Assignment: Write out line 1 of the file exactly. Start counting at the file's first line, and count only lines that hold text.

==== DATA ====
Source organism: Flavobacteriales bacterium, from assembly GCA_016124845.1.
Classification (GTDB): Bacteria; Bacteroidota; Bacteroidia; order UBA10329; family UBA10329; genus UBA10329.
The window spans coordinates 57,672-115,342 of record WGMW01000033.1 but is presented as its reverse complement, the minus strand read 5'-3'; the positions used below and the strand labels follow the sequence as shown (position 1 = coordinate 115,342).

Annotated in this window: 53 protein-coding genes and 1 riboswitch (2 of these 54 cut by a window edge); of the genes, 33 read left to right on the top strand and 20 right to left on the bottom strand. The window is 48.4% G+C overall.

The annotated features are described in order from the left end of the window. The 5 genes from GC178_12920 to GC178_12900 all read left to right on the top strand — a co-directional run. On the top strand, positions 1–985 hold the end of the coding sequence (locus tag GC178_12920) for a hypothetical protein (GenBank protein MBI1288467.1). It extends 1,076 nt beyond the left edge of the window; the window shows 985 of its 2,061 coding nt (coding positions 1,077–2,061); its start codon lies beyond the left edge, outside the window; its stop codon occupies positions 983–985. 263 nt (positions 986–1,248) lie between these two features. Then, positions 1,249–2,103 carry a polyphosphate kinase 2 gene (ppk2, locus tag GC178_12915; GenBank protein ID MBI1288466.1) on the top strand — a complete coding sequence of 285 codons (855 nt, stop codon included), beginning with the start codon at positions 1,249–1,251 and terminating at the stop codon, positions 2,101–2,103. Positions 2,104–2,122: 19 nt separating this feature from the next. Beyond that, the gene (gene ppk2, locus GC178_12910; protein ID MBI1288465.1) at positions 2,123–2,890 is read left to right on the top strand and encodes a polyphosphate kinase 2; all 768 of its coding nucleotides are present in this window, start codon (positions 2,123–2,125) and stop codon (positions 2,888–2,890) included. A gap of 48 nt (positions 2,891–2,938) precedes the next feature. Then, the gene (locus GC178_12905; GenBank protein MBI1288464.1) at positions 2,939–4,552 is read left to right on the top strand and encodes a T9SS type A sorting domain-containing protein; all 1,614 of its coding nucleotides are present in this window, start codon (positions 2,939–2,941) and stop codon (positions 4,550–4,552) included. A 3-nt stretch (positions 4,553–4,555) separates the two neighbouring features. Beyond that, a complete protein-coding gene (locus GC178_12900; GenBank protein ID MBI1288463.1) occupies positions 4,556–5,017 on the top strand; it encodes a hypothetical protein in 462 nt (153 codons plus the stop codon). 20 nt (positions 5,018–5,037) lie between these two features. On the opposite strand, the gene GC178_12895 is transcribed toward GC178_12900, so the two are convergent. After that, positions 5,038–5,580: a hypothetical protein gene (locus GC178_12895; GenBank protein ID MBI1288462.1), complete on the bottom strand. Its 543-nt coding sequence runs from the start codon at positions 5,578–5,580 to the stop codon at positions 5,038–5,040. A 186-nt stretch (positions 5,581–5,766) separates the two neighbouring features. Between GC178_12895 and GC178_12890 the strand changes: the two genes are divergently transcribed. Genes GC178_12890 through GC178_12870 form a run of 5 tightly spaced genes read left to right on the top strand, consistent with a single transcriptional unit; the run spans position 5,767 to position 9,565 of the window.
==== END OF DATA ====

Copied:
Source organism: Flavobacteriales bacterium, from assembly GCA_016124845.1.